Food has become a central part of Russia’s strategy to curry favor with developing countries amid widespread criticism of its invasion of Ukraine, which has led to claims that Moscow has weaponized grain, along with energy and other commodities. Russia effectively blockaded Ukraine’s Black Sea ports for months until a multinational agreement led by UN Secretary-General António Guterres allowed ships carrying grain to sail in recent weeks.

“The truth is that Putin is trying to blackmail the international community with a large part of the world’s food needs,” Spanish Prime Minister Pedro Sanchez told the gathering.

Russian President Vladimir Putin blamed Western sanctions and the pressure campaign against his country for food shortages across the globe.


konstantin zavrazhin/sputnik/kre/Shutterstock

The EU has not sanctioned Russian food and agricultural products, and Brussels further clarified in July to ensure that its measures against Russia do not hinder the supply of these products to third countries. About 28% of the more than three million tons of grain shipped under the deal has gone to lower-income countries, including Egypt, India and Iran.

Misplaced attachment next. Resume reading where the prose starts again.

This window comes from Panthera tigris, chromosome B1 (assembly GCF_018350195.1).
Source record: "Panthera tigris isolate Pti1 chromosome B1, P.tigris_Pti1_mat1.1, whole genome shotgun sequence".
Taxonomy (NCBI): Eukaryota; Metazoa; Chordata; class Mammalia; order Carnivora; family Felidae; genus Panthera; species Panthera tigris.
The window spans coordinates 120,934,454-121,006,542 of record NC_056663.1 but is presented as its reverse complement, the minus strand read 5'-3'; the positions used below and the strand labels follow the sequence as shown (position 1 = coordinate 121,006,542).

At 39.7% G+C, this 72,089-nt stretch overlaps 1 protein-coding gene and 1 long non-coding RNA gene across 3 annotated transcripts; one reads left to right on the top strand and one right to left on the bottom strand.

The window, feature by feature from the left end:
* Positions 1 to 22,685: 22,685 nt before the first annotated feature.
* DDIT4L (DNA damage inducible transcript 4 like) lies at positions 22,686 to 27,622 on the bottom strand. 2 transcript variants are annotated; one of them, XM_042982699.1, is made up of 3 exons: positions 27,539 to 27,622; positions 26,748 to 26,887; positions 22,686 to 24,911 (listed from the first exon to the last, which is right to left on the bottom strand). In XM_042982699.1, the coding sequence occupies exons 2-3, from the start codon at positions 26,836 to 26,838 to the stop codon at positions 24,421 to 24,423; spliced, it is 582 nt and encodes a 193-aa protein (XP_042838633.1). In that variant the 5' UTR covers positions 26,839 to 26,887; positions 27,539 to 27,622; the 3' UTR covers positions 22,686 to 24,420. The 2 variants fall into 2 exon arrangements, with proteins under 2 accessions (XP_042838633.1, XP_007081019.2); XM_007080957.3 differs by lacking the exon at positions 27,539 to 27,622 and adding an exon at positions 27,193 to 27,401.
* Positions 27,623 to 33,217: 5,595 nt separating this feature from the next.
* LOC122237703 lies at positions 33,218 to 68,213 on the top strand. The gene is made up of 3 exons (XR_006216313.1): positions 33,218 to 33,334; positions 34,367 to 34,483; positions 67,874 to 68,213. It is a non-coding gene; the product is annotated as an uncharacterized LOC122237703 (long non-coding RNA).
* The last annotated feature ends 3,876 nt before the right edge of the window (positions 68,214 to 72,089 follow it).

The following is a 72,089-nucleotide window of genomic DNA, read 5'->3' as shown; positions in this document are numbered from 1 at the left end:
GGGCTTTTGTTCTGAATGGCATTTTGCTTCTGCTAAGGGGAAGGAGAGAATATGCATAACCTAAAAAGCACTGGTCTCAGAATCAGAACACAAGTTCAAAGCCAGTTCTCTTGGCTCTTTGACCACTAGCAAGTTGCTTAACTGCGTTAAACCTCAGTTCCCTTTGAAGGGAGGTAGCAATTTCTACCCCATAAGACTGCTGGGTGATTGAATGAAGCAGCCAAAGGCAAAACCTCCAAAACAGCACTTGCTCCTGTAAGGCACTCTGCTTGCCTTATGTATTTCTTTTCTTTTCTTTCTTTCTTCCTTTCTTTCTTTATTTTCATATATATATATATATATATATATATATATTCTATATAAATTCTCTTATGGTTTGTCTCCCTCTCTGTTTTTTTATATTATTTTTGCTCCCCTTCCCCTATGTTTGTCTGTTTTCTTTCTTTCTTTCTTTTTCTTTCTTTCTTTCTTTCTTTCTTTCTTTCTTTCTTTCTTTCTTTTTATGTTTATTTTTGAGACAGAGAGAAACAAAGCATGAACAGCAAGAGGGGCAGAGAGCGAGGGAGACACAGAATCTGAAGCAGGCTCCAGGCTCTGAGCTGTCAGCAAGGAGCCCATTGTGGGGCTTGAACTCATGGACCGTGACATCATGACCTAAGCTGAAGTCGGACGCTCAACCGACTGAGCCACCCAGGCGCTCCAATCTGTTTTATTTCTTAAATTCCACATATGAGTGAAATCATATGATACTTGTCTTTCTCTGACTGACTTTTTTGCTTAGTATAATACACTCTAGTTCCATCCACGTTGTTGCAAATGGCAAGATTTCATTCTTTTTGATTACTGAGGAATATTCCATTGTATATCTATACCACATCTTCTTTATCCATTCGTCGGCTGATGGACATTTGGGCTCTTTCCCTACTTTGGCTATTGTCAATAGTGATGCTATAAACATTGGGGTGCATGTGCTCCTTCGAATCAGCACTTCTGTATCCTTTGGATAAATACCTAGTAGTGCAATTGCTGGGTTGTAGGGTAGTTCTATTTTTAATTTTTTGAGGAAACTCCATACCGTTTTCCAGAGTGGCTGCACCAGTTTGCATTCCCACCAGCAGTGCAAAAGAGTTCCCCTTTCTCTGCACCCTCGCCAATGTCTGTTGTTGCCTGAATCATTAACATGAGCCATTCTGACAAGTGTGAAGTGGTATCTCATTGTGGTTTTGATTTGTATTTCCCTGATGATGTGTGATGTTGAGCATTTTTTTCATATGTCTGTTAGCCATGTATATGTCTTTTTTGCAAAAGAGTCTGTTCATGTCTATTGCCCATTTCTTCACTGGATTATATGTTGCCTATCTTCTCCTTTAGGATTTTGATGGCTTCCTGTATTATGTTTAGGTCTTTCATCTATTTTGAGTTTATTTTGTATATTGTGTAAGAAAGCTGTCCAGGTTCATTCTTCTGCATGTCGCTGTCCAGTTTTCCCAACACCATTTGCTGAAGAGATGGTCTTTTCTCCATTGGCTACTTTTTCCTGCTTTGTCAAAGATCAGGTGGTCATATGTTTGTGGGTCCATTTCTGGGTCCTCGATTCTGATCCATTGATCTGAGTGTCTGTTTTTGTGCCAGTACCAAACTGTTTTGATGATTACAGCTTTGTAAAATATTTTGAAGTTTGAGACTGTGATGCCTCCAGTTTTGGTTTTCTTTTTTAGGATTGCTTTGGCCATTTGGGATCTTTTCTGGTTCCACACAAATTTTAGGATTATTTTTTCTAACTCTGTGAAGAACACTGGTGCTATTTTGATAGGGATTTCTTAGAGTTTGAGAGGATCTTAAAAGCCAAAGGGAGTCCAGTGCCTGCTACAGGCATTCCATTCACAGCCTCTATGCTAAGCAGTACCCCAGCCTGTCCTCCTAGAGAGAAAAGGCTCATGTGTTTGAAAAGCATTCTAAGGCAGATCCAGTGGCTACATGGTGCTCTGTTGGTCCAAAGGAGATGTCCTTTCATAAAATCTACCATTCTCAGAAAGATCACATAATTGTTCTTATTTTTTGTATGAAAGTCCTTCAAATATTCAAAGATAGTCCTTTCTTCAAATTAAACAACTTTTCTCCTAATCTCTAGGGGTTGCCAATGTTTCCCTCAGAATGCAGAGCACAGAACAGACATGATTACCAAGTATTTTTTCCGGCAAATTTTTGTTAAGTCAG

Officials worry that export bans, sanctions and other restrictions will tie up shipments of food and fertilizer, raise prices and complicate efforts to feed countries that cannot afford to produce or afford the raw materials. Over 100 countries have signed up to a US-led roadmap that includes avoiding export restrictions.

“What is urgent today is to work together to ensure the openness and transparency of grain and fertilizer markets so that all countries can access them in accordance with international trade rules,” said the chair of the African Union, the President of Senegal. Macky Sall.